The train arrived in Kimberley at six o’clock am on 5th April and the procession of mourners lasted nearly five hours and it is estimated twelve to fifteen thousand people marched past; male and female of all ages and colours, followed in the most perfect order, complete solemnity pervading the scene.  Such a heterogeneous gathering has surely never been seen; white black and brown, mothers with babies in their arms, officers and soldiers of all ranks, marching side by side, absolutely irrespective of social rank, race or colour.  Amongst the mourners was Njuba, a son of Lobengula, who was educated at the expense of the deceased statesman.

Rhodes’ coffin in the railway funeral car
Arrival of Rhodes' coffin at Bulawayo station
Arrival of Rhodes’ coffin at Bulawayo station
Rhodes' funeral procession through Bulawayo
Rhodes’ funeral procession through Bulawayo
The Drill Hall, Bulawayo, during Rhodes' Lying in State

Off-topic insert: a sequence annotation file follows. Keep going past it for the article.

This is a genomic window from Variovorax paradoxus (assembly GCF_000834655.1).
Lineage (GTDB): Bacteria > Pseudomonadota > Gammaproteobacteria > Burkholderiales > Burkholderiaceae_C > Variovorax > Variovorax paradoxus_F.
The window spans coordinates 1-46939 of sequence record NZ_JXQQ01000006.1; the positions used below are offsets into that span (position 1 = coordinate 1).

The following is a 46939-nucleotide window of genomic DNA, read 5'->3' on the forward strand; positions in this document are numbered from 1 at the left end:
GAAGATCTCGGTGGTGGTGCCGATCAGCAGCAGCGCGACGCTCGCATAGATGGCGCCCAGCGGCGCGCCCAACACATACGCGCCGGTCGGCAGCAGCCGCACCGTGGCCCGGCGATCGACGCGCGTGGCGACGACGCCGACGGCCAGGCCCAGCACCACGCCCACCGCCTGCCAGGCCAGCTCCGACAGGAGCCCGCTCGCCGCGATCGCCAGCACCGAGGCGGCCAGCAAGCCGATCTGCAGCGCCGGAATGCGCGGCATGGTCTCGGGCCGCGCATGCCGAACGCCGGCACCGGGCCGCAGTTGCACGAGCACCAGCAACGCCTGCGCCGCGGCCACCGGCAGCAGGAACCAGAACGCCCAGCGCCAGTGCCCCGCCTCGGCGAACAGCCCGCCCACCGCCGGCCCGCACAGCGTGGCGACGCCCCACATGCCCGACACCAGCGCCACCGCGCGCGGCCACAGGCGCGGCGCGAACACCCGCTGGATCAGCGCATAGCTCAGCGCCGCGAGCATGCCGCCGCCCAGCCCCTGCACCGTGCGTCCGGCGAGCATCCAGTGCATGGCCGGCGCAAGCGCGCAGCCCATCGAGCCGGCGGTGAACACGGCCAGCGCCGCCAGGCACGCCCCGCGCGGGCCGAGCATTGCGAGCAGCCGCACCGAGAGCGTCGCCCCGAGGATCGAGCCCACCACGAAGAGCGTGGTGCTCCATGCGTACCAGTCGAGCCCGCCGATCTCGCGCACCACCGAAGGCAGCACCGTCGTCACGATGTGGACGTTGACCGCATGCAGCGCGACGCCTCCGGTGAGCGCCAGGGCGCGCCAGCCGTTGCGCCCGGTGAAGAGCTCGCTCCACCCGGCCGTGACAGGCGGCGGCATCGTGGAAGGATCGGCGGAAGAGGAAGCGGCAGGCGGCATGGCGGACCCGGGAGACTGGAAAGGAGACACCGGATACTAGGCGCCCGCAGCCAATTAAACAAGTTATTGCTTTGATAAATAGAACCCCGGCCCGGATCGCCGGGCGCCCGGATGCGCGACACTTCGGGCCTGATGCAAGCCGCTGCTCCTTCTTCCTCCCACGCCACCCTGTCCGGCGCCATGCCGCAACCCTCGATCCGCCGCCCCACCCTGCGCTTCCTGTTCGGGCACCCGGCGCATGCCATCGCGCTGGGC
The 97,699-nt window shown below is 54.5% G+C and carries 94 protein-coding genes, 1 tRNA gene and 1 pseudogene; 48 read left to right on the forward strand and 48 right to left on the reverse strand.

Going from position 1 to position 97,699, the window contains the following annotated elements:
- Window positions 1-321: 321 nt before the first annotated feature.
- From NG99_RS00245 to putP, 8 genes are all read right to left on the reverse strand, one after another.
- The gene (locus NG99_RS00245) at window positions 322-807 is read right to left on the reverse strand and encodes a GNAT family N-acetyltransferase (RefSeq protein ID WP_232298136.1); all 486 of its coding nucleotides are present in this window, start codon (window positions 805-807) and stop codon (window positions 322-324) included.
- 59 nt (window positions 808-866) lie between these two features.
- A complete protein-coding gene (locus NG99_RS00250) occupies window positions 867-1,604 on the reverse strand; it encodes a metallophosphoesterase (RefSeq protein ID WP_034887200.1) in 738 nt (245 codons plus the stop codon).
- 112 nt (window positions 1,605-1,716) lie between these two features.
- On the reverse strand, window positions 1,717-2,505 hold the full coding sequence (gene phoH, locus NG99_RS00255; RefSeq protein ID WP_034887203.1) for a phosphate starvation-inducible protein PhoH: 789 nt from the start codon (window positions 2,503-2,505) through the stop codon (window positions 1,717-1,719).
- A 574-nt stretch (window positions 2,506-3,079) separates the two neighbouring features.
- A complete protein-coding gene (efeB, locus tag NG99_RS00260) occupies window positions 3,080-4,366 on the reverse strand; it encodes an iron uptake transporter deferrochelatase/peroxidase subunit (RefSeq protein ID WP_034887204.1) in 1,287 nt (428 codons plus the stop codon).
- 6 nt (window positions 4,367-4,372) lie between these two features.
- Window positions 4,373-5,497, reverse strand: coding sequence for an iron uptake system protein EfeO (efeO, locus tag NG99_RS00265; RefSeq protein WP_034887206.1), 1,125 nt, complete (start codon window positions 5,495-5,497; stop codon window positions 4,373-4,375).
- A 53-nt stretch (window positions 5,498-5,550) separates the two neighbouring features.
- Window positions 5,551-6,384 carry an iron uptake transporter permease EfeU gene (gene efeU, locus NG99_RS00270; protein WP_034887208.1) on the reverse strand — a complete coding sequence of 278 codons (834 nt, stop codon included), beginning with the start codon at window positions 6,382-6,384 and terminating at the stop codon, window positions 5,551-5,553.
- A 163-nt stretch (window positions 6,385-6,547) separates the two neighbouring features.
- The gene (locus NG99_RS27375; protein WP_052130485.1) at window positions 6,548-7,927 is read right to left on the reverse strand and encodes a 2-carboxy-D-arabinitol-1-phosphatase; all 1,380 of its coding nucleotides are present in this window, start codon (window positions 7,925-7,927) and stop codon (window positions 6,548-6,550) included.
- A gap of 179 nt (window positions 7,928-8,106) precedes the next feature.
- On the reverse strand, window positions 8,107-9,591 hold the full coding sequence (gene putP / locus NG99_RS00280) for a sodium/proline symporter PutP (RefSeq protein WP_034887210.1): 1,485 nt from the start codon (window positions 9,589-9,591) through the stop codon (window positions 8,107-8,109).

The Drill Hall, Bulawayo, during Rhodes’ Lying in State

After a further lying in state in Bulawayo the coffin was taken by gun carriage which was hauled up a newly constructed road to the summit of the hill where Rhodes had chosen to be buried.

Oxen drawing gun carriage carrying Rhodes' coffin up the hill showing the specially constructed road
Oxen drawing the gun carriage carrying Rhodes’ coffin up the hill showing the specially constructed road

The hill was referred to by Rhodes as a place where one could get “a View of the World” but the area has long been held sacred.  It was known as Malindidzimu, the place of spirits, by the Karanga before they were conquered by the Ndebele around 1840.  The Matabele however retained the sacred nature of the area and this was then similarly adopted by the whites when they in turn became the rulers of the land that came to be known as Rhodesia.